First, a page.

I needed to find a source of income. Even though my job at the book store was still available, taking it would end my cycling career. 

There was only one other option: I had to return to downhill racing. Even though Mr. Ryan strongly warned that I should never engage in these races, as the threat of injury was too high, it was the only way I could continue with my career and make some money to help support my family.  

So, I set out the next day as early as possible, walked to the hill, and prepared for the race. But this day was different. I couldn’t tell the feeling of tension apart from my instinct, which would be my downfall.  

It was evident from the countenance on my face that I was here strictly for business. I was going to do anything humanly possible to win the prize money.  

I noticed an unknown set of faces among my opponents, who appeared confident, making me decide that my shortcut was the only surefire method to ensure a victory. I only I’d known then that I made the worst decision of my life. 

The race started, and I almost immediately realized that the path had changed a lot since I’d last ridden it. I struggled to squeeze between trees, branches, and other slim spaces. I pedaled harder to maintain my usual pace. My feet began to cramp, my thighs burned, and I felt the wind thrust so hard against my face that I could barely breathe through my nostrils. 

Still, I wouldn’t slow down until I crossed the finish line. And when I finally did, all the lights faded. I felt nothing. And for the first time that day, I listened to my heart, which said, “it was worth all the trouble.”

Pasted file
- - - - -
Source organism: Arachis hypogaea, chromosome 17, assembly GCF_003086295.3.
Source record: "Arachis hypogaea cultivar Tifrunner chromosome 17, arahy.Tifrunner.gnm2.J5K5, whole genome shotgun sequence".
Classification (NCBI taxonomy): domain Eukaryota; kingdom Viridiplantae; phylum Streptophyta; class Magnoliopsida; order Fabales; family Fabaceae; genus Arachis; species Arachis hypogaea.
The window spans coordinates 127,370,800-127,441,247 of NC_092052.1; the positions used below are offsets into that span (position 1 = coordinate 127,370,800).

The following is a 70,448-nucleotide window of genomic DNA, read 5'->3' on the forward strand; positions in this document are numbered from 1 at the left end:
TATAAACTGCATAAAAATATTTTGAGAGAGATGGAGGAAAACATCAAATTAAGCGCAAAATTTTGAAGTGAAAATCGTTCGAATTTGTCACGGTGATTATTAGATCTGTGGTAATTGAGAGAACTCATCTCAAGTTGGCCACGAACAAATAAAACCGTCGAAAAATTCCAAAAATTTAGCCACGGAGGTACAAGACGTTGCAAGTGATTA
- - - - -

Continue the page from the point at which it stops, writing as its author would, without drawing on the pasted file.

Two days later, I opened my eyes to a beautiful sunrise, a comfortable bed, and a metal stand with a drip dangling over my head. Unfortunately, nothing was appealing about this day.  

Even though it was unclear to me which events had led to this moment, one thing was obvious: I couldn’t feel my legs. Immediately, my memory was jogged, and I quickly pieced together the events. A heavy tear trickled from down my cheek, and even though I was unsure what my exact condition was, I knew it wasn’t good.  

A few minutes later, the doctor and my mother walked into the room. I wished I could go back in time and wipe those tears from her eyes, but it was too late. A cloud of rage overwhelmed me as I watched the doctor stand there and stutter.  

“Out with it!” I yelled in anger. Then, he said it. Those words I will never forget: “I’m sorry, Mr. Tiger, you severed your spine in the crash and permanently incapacitated yourself.” Simply put, I was told I would never walk again.  

And so, there the story ends. In trying to save my mother, I ripped her heart right out of her chest. As expected, Mr. Ryan ran off to mentor the next hot talent and took my career with him.  

If 53 years in a wheelchair taught me any lessons, it is to cherish the little things and always listen to the heart when it speaks. It turns out, it never lies. 

Onuh Joseph Okechukwu is a third-year biochemistry student from Nigeria.